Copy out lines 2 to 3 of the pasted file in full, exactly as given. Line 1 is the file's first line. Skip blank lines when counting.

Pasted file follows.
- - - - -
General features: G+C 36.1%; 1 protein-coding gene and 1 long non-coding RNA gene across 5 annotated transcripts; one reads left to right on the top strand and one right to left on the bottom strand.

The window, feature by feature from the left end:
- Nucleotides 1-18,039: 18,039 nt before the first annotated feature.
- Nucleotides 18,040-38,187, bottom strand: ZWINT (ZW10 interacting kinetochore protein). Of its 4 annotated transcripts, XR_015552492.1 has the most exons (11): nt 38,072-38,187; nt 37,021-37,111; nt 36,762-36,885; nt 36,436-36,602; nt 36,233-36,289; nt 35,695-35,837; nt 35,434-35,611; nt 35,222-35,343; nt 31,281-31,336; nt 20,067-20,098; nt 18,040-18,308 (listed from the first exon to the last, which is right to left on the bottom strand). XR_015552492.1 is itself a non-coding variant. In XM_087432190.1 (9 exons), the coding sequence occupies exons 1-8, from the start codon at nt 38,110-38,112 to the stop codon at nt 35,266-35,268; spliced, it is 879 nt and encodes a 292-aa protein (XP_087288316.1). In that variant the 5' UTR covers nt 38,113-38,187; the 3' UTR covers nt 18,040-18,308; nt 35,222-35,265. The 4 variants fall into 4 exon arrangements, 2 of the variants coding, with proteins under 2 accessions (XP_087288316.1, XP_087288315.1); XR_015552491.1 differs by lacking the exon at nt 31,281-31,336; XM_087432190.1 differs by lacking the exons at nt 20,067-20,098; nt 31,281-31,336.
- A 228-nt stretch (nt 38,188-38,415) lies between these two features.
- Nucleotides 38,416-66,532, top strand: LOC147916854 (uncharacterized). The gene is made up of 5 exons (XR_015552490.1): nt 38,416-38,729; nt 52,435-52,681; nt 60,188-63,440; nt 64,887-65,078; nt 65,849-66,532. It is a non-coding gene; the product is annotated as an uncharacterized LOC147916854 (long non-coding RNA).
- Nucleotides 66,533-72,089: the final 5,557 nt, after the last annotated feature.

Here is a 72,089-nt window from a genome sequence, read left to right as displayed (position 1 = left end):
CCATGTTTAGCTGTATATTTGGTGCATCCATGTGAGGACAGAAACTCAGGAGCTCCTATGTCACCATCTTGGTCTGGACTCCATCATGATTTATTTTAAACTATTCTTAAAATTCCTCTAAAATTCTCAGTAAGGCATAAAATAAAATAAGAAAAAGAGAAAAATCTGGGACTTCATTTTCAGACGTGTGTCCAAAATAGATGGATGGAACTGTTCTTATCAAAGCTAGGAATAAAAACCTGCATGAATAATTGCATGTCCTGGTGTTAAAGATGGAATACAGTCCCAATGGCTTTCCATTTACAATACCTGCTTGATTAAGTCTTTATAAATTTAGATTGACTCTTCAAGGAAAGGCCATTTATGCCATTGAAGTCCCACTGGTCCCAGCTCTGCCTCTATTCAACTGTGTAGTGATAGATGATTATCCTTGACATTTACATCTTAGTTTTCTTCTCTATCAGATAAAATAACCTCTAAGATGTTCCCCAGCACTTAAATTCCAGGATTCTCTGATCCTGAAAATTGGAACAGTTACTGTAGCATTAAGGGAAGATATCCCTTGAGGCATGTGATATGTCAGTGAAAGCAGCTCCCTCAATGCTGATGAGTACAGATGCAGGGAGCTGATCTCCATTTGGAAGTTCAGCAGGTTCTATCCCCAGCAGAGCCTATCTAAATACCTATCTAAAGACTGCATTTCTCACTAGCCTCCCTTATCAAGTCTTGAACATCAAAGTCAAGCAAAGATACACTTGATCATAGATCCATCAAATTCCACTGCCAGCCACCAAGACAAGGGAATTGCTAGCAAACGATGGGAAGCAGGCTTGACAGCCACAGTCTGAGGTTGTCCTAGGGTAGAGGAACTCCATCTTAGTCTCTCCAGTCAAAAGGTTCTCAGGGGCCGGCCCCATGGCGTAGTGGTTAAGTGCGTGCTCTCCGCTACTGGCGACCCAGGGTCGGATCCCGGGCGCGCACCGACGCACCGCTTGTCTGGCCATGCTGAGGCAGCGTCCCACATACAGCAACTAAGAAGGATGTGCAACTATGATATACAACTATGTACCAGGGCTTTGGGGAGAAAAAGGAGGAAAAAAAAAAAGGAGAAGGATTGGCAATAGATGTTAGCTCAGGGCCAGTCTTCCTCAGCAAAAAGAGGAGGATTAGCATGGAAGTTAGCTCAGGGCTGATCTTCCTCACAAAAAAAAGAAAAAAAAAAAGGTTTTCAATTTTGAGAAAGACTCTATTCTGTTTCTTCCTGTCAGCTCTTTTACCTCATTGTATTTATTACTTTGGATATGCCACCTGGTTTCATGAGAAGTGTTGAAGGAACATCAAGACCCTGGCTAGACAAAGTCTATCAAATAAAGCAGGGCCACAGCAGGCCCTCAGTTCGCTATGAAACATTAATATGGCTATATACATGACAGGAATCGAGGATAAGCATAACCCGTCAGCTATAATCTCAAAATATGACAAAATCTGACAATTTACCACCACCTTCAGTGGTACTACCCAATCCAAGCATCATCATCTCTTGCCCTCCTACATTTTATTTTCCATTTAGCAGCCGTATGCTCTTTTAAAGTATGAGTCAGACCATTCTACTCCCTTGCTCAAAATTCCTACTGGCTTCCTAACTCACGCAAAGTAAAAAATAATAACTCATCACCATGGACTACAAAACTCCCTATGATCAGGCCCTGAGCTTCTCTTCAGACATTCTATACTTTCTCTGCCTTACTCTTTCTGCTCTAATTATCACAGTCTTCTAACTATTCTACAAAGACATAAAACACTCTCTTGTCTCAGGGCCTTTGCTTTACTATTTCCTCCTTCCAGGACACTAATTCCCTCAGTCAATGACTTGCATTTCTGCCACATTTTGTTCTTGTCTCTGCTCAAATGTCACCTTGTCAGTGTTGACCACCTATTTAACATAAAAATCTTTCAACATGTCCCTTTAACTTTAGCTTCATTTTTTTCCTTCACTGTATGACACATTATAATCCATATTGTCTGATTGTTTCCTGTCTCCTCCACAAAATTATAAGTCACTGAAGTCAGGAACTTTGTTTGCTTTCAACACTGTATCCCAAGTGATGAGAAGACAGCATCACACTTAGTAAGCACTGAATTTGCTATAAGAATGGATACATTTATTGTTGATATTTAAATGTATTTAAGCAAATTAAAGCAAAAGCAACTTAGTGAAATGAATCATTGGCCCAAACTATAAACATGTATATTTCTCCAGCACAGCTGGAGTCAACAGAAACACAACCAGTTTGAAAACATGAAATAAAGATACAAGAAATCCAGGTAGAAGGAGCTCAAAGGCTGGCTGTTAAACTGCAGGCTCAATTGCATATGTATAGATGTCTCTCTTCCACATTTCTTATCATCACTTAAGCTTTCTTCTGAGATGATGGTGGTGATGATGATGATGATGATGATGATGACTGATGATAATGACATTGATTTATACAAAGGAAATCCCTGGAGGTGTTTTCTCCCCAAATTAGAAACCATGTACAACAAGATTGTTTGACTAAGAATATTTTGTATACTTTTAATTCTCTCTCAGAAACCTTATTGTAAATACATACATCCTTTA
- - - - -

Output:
The window, feature by feature from the left end:
- Nucleotides 1-18,039: 18,039 nt before the first annotated feature.